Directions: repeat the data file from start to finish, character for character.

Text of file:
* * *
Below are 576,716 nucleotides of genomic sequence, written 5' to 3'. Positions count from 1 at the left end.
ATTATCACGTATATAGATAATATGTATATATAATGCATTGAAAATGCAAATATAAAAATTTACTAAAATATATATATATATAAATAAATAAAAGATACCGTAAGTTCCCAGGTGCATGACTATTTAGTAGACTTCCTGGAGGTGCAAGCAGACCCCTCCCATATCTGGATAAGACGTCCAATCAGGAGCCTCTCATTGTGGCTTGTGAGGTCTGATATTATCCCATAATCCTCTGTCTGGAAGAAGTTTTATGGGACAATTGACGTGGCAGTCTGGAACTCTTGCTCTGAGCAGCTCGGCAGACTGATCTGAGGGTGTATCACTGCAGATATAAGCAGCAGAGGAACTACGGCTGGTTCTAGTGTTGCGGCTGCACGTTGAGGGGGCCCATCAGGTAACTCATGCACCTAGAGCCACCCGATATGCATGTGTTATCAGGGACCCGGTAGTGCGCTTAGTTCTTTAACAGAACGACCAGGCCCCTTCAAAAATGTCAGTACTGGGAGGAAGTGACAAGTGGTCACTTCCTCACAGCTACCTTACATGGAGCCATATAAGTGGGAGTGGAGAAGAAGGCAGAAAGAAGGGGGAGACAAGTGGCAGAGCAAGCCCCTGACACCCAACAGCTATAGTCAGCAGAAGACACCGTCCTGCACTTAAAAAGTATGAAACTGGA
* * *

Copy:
Below are 576,716 nucleotides of genomic sequence, written 5' to 3'. Positions count from 1 at the left end.
ATTATCACGTATATAGATAATATGTATATATAATGCATTGAAAATGCAAATATAAAAATTTACTAAAATATATATATATATAAATAAATAAAAGATACCGTAAGTTCCCAGGTGCATGACTATTTAGTAGACTTCCTGGAGGTGCAAGCAGACCCCTCCCATATCTGGATAAGACGTCCAATCAGGAGCCTCTCATTGTGGCTTGTGAGGTCTGATATTATCCCATAATCCTCTGTCTGGAAGAAGTTTTATGGGACAATTGACGTGGCAGTCTGGAACTCTTGCTCTGAGCAGCTCGGCAGACTGATCTGAGGGTGTATCACTGCAGATATAAGCAGCAGAGGAACTACGGCTGGTTCTAGTGTTGCGGCTGCACGTTGAGGGGGCCCATCAGGTAACTCATGCACCTAGAGCCACCCGATATGCATGTGTTATCAGGGACCCGGTAGTGCGCTTAGTTCTTTAACAGAACGACCAGGCCCCTTCAAAAATGTCAGTACTGGGAGGAAGTGACAAGTGGTCACTTCCTCACAGCTACCTTACATGGAGCCATATAAGTGGGAGTGGAGAAGAAGGCAGAAAGAAGGGGGAGACAAGTGGCAGAGCAAGCCCCTGACACCCAACAGCTATAGTCAGCAGAAGACACCGTCCTGCACTTAAAAAGTATGAAACTGGA